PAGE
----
Pitch Perfect

So you’ve finished. The book you’ve slaved over and slept with for months or years is complete. Congratulations! Writing THE END is as pure a joy as you’re ever likely to feel.

Now it’s time to sell that puppy.

In the old days, authors used to submit to editors directly. Today, most houses won’t even accept unsolicited submissions. To get read at a major house, you need an agent.

Here’s the good news: agents want books. Desperately. After all, people become agents because they love good books. All you have to do is show them that yours is a good book.

And one of the best ways to do that is with a pitch session.

Happily, there are a couple of easy tricks to pitching your book. If you follow them, odds are agents will want to look at your work. It really is that simple.


First impressions matter. Dress appropriately — business casual is a good guide — and greet them with a smile and a handshake. It’s easy to be nervous, but remember, these folks want what you’re trying to sell. So take a deep breath, wipe your palms off, and let them see that you believe in yourself.


You paid for your book with sweat and tears. Don’t skimp on your pitch. Write it in advance, and make sure it tells the central conflict in the book without getting bogged down into every detail. Give them a good, hooky presentation and they’ll be interested. Here’s the pitch I used for THE BLADE ITSELF (warning–spoilers):

Danny Carter used to be the man with the plan, a cool-headed criminal who always made the smart play. But these days he doesn’t think about his past. He’s built a normal life, with a job, a long-term girlfriend, and a condo as far as possible from the blue-collar streets where he grew up.

But when his former partner Evan is released from prison, Danny’s carefully constructed world begins to crumble. Evan is now a hardened killer with dreams of a big score. He wants to ransom the son of Danny’s millionaire boss — and he needs Danny’s help.

Doing the job could cost Danny his career, his relationship, and his freedom.

Refusing could cost him his life.

It’s a character-driven thriller about 90,000 words long, kind of in the style of Dennis Lehane or George Pelecanos.

Can I send you the first 50 pages?


Notice how simple the above is? I trimmed out subplots and side characters, boiling the plot down to its essence. Get people excited about the idea.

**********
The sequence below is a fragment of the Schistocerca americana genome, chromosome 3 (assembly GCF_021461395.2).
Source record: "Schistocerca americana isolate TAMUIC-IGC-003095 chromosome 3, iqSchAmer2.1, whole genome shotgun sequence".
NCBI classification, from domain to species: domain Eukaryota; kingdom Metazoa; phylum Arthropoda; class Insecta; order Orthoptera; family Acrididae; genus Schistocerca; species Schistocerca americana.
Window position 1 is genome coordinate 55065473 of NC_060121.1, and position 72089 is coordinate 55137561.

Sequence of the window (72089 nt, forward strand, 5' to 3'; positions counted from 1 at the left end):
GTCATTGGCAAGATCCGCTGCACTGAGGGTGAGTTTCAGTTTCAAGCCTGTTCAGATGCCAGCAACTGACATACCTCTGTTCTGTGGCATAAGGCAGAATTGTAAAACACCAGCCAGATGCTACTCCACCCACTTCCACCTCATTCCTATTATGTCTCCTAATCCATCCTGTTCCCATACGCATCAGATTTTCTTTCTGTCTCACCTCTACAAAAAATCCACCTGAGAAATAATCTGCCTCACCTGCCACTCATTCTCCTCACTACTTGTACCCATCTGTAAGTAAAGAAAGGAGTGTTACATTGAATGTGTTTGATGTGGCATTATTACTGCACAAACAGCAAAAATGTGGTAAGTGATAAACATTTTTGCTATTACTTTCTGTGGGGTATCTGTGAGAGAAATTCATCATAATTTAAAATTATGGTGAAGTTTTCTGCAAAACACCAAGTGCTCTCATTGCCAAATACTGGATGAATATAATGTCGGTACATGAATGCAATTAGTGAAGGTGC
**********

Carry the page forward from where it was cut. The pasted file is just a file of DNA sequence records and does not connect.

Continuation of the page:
I also didn’t expect the agent to remember a lot of names. After all, they’re hearing this, not reading it, and they may hear a hundred more over the course of a conference. Use the name of your main character and label others by their role.

Also, and this is crucial, the pitch must establish the stakes. What is at risk? We read novels to see how characters perform in situations we’ve never had to face. There has to be risk, and you need to lay it out clearly.

Know Your Story, Know Your Pitch

While there’s no rule against bringing notes or a printed sheet into a pitch, it doesn’t inspire confidence.

At the same time, don’t memorize your pitch word for word, or you’ll seem mechanical. Instead, read it over and over until you have the gist of it down cold. That way you’ll be fresh and engaging. Don’t worry if you don’t say every single word you wrote.

Respect Their Time

For an agent, attending a pitch session can be grueling. They’re locked in a tiny room in the basement of a hotel, listening to strangers rattle on about stories they don’t know. Sure, they’re panning for gold. But there’s a lot of mud to sift through.

That means that one of the best things you can do is be brief. Pitch session are often ten minutes long; be able to finish yours in one. Don’t worry that you won’t hit every detail. There’s plenty of time for the agent to ask questions. And with brevity, you demonstrate that you understand the rules of storytelling well enough to clearly explain your own.

Besides, an author who leaves an agent time to go to the bathroom and get a cup of coffee is an author who can count on that agent’s goodwill.


If you’ve followed the rules, chances are the agent will ask you to send a partial (usually the first 50 pages or so) or a full, meaning the whole manuscript. Congratulations!

When you send the manuscript, include a brief cover letter reminding them where you met and summarizing your story. Be sure to mark the envelope or email REQUESTED MATERIALS in big black letters. Agents get hundreds of blind submissions a week, and you don’t want to be lumped in with them.

After all, you were pitch perfect.